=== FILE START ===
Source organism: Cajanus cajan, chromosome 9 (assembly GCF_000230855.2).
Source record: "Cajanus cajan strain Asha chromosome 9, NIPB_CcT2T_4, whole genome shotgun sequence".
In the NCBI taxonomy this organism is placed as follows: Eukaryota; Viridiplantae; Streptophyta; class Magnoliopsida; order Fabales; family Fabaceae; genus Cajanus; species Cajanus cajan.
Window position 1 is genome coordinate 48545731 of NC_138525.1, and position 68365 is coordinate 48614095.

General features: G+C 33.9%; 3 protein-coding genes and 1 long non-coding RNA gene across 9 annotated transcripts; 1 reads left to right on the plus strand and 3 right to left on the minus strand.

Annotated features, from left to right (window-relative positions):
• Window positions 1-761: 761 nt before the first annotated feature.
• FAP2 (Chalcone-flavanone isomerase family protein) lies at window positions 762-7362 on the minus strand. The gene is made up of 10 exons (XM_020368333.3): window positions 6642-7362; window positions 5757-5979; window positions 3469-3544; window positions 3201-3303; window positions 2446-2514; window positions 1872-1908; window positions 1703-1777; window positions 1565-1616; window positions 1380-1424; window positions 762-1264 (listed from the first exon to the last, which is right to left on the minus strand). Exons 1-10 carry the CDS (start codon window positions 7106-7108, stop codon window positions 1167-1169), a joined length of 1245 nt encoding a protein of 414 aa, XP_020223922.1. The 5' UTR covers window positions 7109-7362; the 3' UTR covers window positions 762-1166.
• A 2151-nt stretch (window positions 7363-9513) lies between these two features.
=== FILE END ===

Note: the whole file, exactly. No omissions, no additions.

Source organism: Cajanus cajan, chromosome 9 (assembly GCF_000230855.2).
Source record: "Cajanus cajan strain Asha chromosome 9, NIPB_CcT2T_4, whole genome shotgun sequence".
In the NCBI taxonomy this organism is placed as follows: Eukaryota; Viridiplantae; Streptophyta; class Magnoliopsida; order Fabales; family Fabaceae; genus Cajanus; species Cajanus cajan.
Window position 1 is genome coordinate 48545731 of NC_138525.1, and position 68365 is coordinate 48614095.

General features: G+C 33.9%; 3 protein-coding genes and 1 long non-coding RNA gene across 9 annotated transcripts; 1 reads left to right on the plus strand and 3 right to left on the minus strand.

Annotated features, from left to right (window-relative positions):
• Window positions 1-761: 761 nt before the first annotated feature.
• FAP2 (Chalcone-flavanone isomerase family protein) lies at window positions 762-7362 on the minus strand. The gene is made up of 10 exons (XM_020368333.3): window positions 6642-7362; window positions 5757-5979; window positions 3469-3544; window positions 3201-3303; window positions 2446-2514; window positions 1872-1908; window positions 1703-1777; window positions 1565-1616; window positions 1380-1424; window positions 762-1264 (listed from the first exon to the last, which is right to left on the minus strand). Exons 1-10 carry the CDS (start codon window positions 7106-7108, stop codon window positions 1167-1169), a joined length of 1245 nt encoding a protein of 414 aa, XP_020223922.1. The 5' UTR covers window positions 7109-7362; the 3' UTR covers window positions 762-1166.
• A 2151-nt stretch (window positions 7363-9513) lies between these two features.